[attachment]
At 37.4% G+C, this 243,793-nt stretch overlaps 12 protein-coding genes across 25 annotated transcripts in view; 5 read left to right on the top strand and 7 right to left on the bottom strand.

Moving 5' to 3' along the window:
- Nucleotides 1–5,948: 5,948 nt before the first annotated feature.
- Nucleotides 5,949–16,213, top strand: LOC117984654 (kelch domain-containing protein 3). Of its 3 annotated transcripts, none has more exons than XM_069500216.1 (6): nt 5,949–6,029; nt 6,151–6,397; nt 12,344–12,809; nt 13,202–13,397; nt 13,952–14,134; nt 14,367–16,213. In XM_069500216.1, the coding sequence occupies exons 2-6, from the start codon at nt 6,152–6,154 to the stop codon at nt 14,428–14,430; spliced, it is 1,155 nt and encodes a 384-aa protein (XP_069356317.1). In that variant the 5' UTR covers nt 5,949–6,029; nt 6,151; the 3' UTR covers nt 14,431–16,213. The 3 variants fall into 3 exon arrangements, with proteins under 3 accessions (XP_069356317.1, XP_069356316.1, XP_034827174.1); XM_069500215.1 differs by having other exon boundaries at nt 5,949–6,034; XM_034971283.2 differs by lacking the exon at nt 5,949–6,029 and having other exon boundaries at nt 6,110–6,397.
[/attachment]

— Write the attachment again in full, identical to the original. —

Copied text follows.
At 37.4% G+C, this 243,793-nt stretch overlaps 12 protein-coding genes across 25 annotated transcripts in view; 5 read left to right on the top strand and 7 right to left on the bottom strand.

Moving 5' to 3' along the window:
- Nucleotides 1–5,948: 5,948 nt before the first annotated feature.
- Nucleotides 5,949–16,213, top strand: LOC117984654 (kelch domain-containing protein 3). Of its 3 annotated transcripts, none has more exons than XM_069500216.1 (6): nt 5,949–6,029; nt 6,151–6,397; nt 12,344–12,809; nt 13,202–13,397; nt 13,952–14,134; nt 14,367–16,213. In XM_069500216.1, the coding sequence occupies exons 2-6, from the start codon at nt 6,152–6,154 to the stop codon at nt 14,428–14,430; spliced, it is 1,155 nt and encodes a 384-aa protein (XP_069356317.1). In that variant the 5' UTR covers nt 5,949–6,029; nt 6,151; the 3' UTR covers nt 14,431–16,213. The 3 variants fall into 3 exon arrangements, with proteins under 3 accessions (XP_069356317.1, XP_069356316.1, XP_034827174.1); XM_069500215.1 differs by having other exon boundaries at nt 5,949–6,034; XM_034971283.2 differs by lacking the exon at nt 5,949–6,029 and having other exon boundaries at nt 6,110–6,397.